# Deformation of the Crust

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Deformation of the Crust
By: Mrs. Severe Earth Science

Section 1 – How the Crust is Deformed
Objectives: Predict isostatic adjustments that will result from changes in the thickness of the earth’s crust. Identify sources of stress in crustal rock.

Deformation Bending, tilting, and breaking of the earth's crust
Plate tectonics is the major cause of crustal deformation, but is not the only force that shapes the earth’s crust.

Other Forces Changes in the weight of some parts of the crust
Thicker and heavier = sink more deeply into the mantle Thinner and lighter = rise higher on the mantle

Isostatic Adjustment Up-and-down movements of the crust occur because of two opposing forces. Crust presses down on the mantle Mantle presses up on the crust When the two forces balance, the crust moves neither up nor down

When weight is added to the crust, it sinks until a balance of the forces is reached again Balancing of the two forces is called: ISOSTASY

Up-and-down movements of the crust to reach isostasy is called ISOSTATIC ADJUSTMENTS As the adjustments occur, areas of the crust are bent up and down Pressure from this causes rocks in that area of the crust to deform

Isostatic adjustments occur constantly: Mountain ranges *As the crust becomes lighter, the region may rise Rivers flow into large bodies of water carrying large amounts of mud, sand, and gravel *Added weight cause the floor to sink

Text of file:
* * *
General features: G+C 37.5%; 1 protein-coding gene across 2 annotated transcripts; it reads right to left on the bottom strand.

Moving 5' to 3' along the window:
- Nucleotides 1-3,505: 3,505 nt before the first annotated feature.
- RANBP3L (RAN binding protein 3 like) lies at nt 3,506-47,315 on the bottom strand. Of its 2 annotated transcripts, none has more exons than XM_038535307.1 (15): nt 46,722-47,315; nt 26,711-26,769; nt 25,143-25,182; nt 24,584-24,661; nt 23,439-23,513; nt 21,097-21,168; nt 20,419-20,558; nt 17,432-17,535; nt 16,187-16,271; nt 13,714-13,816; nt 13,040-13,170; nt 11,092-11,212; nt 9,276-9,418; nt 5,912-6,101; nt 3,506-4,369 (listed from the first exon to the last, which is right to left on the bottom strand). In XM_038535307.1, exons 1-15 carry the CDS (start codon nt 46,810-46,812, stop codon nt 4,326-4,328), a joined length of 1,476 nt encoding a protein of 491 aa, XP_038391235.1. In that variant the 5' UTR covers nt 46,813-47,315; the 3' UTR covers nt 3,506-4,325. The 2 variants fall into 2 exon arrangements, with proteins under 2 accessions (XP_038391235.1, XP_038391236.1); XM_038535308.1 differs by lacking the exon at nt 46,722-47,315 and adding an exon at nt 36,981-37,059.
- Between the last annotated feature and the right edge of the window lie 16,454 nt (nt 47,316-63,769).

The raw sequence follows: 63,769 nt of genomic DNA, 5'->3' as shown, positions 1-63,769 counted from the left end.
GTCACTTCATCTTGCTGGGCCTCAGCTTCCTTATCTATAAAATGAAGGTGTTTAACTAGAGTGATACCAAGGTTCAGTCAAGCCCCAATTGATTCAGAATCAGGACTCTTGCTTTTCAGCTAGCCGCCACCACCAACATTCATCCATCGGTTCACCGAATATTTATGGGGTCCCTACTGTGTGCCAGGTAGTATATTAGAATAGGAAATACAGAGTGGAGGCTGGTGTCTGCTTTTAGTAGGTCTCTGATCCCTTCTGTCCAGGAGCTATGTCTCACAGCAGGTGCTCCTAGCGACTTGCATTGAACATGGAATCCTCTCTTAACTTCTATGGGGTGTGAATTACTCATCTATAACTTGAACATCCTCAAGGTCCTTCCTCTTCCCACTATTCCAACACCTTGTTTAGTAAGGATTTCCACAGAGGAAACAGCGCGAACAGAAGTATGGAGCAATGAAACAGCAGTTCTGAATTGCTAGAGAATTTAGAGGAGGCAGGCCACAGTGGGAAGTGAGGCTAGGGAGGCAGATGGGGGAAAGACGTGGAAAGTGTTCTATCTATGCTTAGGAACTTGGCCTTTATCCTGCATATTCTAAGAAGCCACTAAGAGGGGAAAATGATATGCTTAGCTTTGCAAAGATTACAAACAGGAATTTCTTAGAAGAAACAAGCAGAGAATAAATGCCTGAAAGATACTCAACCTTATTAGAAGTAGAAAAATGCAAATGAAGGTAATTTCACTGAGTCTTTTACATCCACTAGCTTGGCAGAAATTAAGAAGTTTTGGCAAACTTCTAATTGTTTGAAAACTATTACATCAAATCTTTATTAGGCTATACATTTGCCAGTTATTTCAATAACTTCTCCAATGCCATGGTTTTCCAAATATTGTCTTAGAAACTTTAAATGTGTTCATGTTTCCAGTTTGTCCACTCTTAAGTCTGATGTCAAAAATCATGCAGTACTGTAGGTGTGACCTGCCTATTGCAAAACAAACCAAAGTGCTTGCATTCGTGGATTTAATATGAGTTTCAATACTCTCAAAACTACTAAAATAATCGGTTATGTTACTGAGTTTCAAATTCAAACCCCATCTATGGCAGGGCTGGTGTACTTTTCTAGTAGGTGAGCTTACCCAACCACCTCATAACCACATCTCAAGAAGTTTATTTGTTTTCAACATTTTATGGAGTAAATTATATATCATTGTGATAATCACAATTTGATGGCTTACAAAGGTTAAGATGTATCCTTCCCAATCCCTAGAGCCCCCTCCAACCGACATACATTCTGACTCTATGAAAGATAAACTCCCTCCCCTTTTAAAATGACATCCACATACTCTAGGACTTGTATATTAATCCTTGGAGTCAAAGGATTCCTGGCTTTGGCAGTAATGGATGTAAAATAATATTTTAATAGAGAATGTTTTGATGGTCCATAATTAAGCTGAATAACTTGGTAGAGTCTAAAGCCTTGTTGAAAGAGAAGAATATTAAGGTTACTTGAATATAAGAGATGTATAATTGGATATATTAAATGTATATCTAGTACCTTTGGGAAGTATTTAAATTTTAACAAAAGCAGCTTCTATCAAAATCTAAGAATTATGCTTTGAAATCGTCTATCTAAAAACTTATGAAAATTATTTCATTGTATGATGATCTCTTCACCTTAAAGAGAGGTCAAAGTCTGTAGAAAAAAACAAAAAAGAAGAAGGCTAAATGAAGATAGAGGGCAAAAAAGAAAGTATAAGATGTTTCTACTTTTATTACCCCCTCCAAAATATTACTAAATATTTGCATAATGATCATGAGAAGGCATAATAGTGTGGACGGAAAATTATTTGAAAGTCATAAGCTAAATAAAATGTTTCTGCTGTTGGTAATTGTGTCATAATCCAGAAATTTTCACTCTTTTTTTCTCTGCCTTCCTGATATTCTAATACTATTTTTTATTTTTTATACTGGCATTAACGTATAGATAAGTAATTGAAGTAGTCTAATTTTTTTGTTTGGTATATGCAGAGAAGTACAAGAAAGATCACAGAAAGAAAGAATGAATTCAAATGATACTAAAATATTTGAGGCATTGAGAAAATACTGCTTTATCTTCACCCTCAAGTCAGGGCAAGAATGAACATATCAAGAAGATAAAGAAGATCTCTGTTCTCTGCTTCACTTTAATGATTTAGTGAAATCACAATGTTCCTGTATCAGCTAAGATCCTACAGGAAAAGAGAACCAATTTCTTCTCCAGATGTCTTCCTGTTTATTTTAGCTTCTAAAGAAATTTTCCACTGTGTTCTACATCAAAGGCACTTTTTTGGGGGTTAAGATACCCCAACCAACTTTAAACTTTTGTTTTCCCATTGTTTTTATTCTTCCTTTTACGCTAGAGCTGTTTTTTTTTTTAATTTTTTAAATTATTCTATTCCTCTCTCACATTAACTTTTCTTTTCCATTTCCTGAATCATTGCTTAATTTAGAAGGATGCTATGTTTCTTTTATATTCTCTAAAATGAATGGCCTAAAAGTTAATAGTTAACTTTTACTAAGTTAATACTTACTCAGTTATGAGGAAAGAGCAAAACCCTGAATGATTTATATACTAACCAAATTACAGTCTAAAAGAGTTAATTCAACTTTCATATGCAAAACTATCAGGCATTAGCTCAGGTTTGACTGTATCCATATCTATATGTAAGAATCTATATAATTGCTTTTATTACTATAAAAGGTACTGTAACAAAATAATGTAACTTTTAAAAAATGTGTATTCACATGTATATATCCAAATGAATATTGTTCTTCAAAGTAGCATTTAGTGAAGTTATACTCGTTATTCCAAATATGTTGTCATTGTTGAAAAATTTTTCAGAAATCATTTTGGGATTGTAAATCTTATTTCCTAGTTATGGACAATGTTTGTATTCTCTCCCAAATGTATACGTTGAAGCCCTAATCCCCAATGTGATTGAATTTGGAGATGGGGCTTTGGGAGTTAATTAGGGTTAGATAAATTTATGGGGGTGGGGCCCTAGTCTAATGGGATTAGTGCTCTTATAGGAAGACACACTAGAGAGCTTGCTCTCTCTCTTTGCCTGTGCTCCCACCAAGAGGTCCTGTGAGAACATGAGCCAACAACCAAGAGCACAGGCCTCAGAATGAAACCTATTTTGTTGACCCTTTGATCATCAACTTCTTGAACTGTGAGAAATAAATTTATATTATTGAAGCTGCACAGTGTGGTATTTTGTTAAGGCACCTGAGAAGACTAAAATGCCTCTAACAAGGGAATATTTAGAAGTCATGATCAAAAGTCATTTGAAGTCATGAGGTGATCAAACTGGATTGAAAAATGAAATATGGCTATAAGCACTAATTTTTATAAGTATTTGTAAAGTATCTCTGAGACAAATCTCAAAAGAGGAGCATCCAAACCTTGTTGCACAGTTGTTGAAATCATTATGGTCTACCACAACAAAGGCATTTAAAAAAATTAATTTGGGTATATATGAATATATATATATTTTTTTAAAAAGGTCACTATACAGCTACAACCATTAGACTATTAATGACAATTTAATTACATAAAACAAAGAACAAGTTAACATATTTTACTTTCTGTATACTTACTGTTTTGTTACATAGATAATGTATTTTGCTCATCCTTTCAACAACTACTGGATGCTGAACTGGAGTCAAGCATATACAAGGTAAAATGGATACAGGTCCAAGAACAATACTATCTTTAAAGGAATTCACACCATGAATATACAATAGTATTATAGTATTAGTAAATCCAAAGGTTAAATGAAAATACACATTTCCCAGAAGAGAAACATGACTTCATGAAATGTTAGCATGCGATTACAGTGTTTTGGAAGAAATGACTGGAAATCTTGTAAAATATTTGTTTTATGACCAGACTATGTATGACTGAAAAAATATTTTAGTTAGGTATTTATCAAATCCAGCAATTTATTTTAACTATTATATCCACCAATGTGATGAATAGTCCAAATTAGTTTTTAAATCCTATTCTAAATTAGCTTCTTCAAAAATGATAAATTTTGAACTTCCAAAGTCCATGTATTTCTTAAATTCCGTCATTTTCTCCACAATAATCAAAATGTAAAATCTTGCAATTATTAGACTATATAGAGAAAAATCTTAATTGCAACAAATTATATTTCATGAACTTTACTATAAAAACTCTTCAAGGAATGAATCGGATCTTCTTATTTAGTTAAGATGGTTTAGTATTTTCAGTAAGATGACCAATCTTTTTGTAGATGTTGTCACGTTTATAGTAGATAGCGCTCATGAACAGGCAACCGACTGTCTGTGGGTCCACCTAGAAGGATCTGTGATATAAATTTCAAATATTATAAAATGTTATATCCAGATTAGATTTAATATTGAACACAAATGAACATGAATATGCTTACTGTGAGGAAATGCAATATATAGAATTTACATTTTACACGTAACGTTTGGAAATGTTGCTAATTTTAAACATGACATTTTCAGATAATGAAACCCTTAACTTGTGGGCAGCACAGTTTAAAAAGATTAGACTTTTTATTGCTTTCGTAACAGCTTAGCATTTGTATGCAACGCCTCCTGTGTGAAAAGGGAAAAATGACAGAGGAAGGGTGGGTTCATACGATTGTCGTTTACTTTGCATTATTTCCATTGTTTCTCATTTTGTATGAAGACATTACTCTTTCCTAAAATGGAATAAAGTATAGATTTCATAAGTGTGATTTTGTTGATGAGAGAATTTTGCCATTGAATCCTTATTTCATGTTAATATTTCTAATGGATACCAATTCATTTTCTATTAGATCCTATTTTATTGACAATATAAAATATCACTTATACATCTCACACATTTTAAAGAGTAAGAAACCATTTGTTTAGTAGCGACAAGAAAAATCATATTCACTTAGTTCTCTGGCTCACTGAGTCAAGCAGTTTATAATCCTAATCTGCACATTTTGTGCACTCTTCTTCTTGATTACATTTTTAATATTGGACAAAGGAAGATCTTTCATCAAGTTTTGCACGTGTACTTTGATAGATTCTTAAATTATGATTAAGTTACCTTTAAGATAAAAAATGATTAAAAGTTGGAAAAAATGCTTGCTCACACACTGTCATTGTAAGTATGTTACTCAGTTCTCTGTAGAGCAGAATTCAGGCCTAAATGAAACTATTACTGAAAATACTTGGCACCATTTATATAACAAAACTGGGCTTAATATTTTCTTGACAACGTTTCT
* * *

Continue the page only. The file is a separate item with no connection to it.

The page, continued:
Isostatic adjustments occur constantly: Glaciers once covered the land *Weight of the ice caused the crust underneath it to sink Glacial ice retreats Land slowly begins rising again in response to its reduced weight

Stress (Not the kind you cause your teacher to have)
Isostatic adjustment and plate movement cause stress in rocks that make up the earth’s crust Amount of force per unit area that is placed on any given material

Strain Crustal stress occurs when lithospheric plates collide, separate, or rub together A change in the shape or volume of rocks that results from the stress of being squeezed, twisted, or pulled apart

Types of Stress Compression - occurs when crustal rocks are squeezed together often reduces the volume of the rocks Tension - the force that pulls rocks apart rocks tend to become thinner Shearing - sliding rocks past each other in opposite horizontal directions

Types of Stress

Review Explain isostatic adjustment… Define Stress and Strain…
Draw a diagram of each of the following: Compression Tension Shearing

Section 2 – The Results of Stress
Objectives: Compare folding and faulting as responses to stress Describe four types of faults

The Results of Stress Introduction
High pressure and temperatures caused by stress deform rocks Stress applied slowly = rock may return to its original shape as the force is removed If the force exceeds an acceptable amount, the shape of the rock changes permanently Rock may also break because of extreme stress

Folding Rock responding to stress by becoming permanently deformed without breaking Usually occurs deep in the crust where overlying rocks create great pressure so behavior is more plastic

3 Types of Folds Anticline Syncline Monoclin

Anticline Up-curved fold in which the oldest layer is in the center of the fold Generally forms a ridge Can you think of examples…

Syncline Down-curved fold in which the youngest layer is in the center
Generally forms a valley Can you think of examples…